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Malaria Ravages Tswapong, Palapye Regions

The Tswapong North region, Maunatlala, Lerala and surrounding villages are leading in numbers of malaria cases recorded by the Palapye Hospital since recent torrential rains. So far two people have died from Malaria and 27 cases registered by the Palapye Hospital that oversees the region.

Responding to The Monitor questionnaire, Palapye Primary School Hospital’s public relations officer Mpho Modibedi said the affected villages are Lerala, Maunatlala, Ratholo, Moeng, Topisi, Mokokwana/Mosweu, Dikabea lands and Palapye. Maunatlala is home to countless streams that run through the village emptying into the Lotsane River. 

About three weeks ago, the Maunatlala clinic alone registered five cases of malaria although officials were not at liberty to confirm the statistics, referring The Monitor to their Palapye superiors.

Lerala is also home to a lake that health authorities blame for providing a conducive environment for malaria.  The Palapye health authorities say besides the lake, recent rains resulted in large pools of water and tall vegetation. Modibedi said the increasing number of cases is worrisome to Palapye District Health Management Team (DHMT).

“Maunatlala has registered five cases from December 2016 to February 2017, two cases from Mokokwana/Mosweu village and one from Dikabea lands. Lerala has since registered eight cases, four of the cases are from Moatshe ward and three cases reported in December 2016 and one in February 2017,” Modibedi said. She stated that Palapye has registered six cases from various wards and they expect more cases. 

“This is due to the fact that we are still midway through the transmission season and we are anticipating more rains as per the weather forecast,” Modibedi said.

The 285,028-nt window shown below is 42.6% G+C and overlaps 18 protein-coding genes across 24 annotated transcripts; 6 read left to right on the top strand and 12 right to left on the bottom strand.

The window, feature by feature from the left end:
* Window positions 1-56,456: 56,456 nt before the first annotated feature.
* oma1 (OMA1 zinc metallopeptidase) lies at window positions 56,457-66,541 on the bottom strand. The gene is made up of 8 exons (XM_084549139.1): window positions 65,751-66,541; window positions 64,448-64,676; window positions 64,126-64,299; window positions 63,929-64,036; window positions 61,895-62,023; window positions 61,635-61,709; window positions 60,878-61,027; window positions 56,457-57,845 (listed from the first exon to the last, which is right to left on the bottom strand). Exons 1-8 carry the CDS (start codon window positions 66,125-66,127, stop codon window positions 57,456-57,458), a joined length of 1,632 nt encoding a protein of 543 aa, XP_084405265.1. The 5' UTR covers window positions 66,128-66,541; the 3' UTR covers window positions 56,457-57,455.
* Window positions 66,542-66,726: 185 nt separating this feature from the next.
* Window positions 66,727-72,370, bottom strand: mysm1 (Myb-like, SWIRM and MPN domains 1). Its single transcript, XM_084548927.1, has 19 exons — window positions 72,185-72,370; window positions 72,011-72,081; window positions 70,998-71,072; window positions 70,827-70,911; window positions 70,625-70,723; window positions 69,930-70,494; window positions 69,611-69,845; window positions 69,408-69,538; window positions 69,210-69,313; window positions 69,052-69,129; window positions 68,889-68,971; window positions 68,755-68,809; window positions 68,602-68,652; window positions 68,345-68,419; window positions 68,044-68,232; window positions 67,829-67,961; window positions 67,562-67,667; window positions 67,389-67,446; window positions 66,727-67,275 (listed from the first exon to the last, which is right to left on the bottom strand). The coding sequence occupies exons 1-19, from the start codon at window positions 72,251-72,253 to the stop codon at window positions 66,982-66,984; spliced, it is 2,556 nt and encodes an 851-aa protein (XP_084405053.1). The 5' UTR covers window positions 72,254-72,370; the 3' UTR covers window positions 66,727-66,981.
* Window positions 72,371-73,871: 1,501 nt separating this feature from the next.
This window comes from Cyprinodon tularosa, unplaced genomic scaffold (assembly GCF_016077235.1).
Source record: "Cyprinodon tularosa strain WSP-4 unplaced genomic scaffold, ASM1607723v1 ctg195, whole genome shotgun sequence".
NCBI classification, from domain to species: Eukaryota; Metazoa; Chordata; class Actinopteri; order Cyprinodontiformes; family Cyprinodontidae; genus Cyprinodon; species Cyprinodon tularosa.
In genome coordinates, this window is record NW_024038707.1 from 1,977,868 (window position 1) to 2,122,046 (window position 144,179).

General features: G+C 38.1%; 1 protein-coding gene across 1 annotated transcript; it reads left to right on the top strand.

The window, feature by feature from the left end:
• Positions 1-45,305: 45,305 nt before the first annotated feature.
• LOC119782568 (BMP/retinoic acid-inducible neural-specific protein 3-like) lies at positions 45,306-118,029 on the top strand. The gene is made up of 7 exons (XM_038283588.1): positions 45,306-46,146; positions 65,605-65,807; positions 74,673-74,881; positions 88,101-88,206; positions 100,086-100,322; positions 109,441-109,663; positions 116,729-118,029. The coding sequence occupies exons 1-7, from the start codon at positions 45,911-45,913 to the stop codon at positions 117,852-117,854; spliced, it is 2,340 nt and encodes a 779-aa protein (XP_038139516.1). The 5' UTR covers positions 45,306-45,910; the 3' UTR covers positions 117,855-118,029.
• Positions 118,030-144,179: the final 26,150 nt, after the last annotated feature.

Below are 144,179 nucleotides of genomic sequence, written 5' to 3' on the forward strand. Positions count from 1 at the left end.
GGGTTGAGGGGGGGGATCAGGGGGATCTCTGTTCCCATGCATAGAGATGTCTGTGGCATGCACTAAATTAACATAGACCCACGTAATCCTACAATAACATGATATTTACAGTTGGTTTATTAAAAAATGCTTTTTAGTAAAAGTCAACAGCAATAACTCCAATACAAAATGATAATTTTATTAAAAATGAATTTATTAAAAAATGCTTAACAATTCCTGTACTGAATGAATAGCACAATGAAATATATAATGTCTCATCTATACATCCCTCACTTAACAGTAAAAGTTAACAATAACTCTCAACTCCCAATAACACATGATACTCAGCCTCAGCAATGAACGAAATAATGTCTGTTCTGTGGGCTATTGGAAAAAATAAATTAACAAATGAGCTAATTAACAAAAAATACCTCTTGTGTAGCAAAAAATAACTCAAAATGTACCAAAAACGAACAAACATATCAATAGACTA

She cited that the presence of a vector (mosquito), the parasite and a conducive environment is placing everyone

at a high risk of contacting malaria. Modibedi revealed that while they have Lotsane River, as one of the largest water bodies in the village, it may not necessarily be the preferred breeding site for malaria vector because mosquito prefers stagnant water with less disturbances to its life cycle. She said Palapye DHMT continues to monitor the situation by ensuring all cases are treated and preventive measures are also strengthened. Modibedi said intense community mobilisation has been done through kgotla meetings at both Lerala and Maunatlala. Private practitioners have also been updated and sensitised on malaria situation in Serowe and Palapye during a one-day workshop organised by DHMT.

Modibedi said this is also one of the preventive measures that strengthen relations between Government and private practitioners to eliminate malaria. Modibedi said DHMT has also ensured that malaria medications are available including the Rapid Diagnostic Kit. “When having a headache, diarrhoea, pain all over the body, sweating and nausea we urge the public to visit the nearest health facility,” Modibedi said.

In Botswana, there are six malaria endemic districts.  These are Tutume, Okavango, Chobe, Ngami, Boteti and Bobirwa. These districts report malaria cases annually during the transmission season from October - April. Malaria transmission is seasonal and closely related to rainfall.

  Palapye sub-district is not an endemic district it is however in an intermediate transmission belt often reporting sporadic cases of malaria, Modibedi stated.




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